Calcific tendonitis of the shoulder is a condition characterized by the accumulation of calcium deposits in the tendons of the rotator cuff. This often painful condition can significantly impact mobility and quality of life.

Calcific Tendonitis ShoulderPatients seeking care for calcific tendonitis benefit from Dr. Michael Bercik’s extensive training and experience. After graduating Magna Cum Laude from Georgetown University and earning his medical degree with honors from Rutgers New Jersey Medical School, Dr. Bercik’s prestigious background includes a residency at the Rothman Institute and two international fellowships in shoulder and elbow conditions. His comprehensive training and patient-focused approach equip Dr. Bercik to provide top-tier care, encompassing precise diagnosis, cutting-edge surgical methods, and tailored rehabilitation plans.

What is Calcific Tendonitis?

Calcific tendonitis is a condition marked by the accumulation of calcium deposits within the tendons of the shoulder joint. These deposits can lead to significant inflammation and discomfort in the affected area. Although the precise reasons behind the formation of these calcium deposits remain somewhat elusive, several factors are believed to contribute. Aging is a primary factor, as the condition predominantly arises in adults, particularly women between 30 and 60. Repetitive strain on the shoulder tendons, often seen in certain occupations or sports, is another contributing factor. A reduced blood supply to the tendons, which may occur with advancing age or specific medical conditions, can also lead to calcific tendonitis.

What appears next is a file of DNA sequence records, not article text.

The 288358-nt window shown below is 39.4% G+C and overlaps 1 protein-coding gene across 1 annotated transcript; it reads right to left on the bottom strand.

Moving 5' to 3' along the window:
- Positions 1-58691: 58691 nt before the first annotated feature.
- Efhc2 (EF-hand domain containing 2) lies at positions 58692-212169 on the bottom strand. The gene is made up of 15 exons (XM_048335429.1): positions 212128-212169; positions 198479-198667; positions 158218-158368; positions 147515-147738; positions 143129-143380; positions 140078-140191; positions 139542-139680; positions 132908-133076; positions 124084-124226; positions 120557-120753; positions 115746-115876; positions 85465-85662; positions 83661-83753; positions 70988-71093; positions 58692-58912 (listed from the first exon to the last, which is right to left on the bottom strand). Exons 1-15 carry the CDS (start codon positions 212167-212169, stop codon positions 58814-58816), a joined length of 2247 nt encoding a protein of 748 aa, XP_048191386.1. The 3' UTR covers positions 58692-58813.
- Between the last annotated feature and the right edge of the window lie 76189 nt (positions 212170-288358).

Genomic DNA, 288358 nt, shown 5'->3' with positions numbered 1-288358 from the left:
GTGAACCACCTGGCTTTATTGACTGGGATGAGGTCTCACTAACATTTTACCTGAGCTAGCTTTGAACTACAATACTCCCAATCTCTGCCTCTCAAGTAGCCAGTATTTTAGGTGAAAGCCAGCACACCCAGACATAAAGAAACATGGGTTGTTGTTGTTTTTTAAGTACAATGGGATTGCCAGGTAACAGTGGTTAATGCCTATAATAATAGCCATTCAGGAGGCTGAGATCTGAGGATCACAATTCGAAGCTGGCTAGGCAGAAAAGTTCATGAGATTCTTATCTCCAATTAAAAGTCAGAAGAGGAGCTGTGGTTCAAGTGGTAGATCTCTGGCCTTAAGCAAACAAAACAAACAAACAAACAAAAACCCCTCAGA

Symptoms of this condition are often quite pronounced and include:

  • Sharp and Acute Pain: The primary symptom is intense, sharp pain in the shoulder, which can progress to chronic pain if not addressed.
  • Worsening Pain with Movement: Pain often intensifies during shoulder movements, hindering the ability to perform everyday tasks comfortably.
  • Shoulder Stiffness: Stiffness in the shoulder joint accompanies the pain, leading to reduced mobility.
  • Decreased Range of Motion: The condition often results in a noticeable decline in the shoulder’s range of motion and overall functionality.
  • Calcific Attacks: Some individuals may experience sudden, severe bouts of pain, known as “calcific attacks,” which can occur unexpectedly and be quite incapacitating.

These symptoms can severely limit an individual’s ability to carry out even simple, routine tasks, significantly diminishing their quality of life.

Treatment Strategies

Diagnosis typically involves a physical examination and imaging tests. Dr. Bercik emphasizes the importance of a thorough evaluation, which may include X-rays to visualize calcium deposits and MRI scans to assess the extent of tendon inflammation.

The conservative treatment of calcific shoulder tendonitis primarily focuses on alleviating pain and reducing inflammation while aiming to restore mobility and strength in the shoulder. This approach typically involves the use of Nonsteroidal Anti-Inflammatory Drugs (NSAIDs) to manage pain and swelling. Physical therapy plays a crucial role, where tailored exercises are prescribed to enhance the range of motion, strengthen shoulder muscles, and promote healing.

When conservative treatments are unsuccessful, surgery may be required. This is particularly the case for larger deposits or those causing significant pain. Dr. Bercik employs minimally invasive arthroscopic techniques to remove calcium deposits and repair any damage to the tendons. The benefit of arthroscopic surgery is a faster recovery time, minimal scarring, and a quicker return to normal activities.

Let’s Work Together

Calcific tendonitis of the shoulder, while a painful and debilitating condition, can be effectively managed under the expert care of an experienced orthopedic specialist like Dr. Michael Bercik. Combining state-of-the-art treatment options with compassionate, patient-focused care, Dr. Bercik ensures his patients achieve pain relief and regain full function and quality of life.

To schedule an appointment, please complete a request form or call 717.560.4200.